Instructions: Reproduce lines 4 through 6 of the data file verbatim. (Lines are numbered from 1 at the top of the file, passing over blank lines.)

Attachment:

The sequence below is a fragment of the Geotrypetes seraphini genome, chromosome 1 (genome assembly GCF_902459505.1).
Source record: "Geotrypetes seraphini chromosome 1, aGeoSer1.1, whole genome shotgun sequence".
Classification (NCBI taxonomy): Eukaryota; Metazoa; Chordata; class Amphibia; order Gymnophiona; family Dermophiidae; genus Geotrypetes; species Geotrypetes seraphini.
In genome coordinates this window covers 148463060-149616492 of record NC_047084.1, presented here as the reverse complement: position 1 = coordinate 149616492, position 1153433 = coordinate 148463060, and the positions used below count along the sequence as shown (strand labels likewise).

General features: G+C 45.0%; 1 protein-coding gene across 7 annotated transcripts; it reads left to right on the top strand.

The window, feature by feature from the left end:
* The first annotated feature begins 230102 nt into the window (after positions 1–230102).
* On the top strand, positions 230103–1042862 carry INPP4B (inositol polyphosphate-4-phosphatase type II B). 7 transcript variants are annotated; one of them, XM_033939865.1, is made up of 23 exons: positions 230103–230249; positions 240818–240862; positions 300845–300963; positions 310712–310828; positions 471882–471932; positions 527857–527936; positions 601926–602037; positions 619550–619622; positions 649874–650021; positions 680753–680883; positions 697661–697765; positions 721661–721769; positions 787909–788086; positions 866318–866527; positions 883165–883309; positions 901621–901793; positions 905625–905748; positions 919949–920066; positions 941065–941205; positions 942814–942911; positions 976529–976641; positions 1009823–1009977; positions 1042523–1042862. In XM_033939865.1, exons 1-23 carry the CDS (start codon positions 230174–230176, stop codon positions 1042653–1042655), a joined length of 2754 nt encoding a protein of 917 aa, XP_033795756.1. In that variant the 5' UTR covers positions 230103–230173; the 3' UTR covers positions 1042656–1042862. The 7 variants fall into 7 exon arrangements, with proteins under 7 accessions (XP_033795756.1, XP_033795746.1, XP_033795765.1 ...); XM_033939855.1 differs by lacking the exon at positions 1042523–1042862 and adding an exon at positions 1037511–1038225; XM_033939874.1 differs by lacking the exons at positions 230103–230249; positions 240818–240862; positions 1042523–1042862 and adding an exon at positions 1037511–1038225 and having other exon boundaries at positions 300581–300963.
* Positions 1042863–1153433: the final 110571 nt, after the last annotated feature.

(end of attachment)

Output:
In genome coordinates this window covers 148463060-149616492 of record NC_047084.1, presented here as the reverse complement: position 1 = coordinate 149616492, position 1153433 = coordinate 148463060, and the positions used below count along the sequence as shown (strand labels likewise).

General features: G+C 45.0%; 1 protein-coding gene across 7 annotated transcripts; it reads left to right on the top strand.

The window, feature by feature from the left end: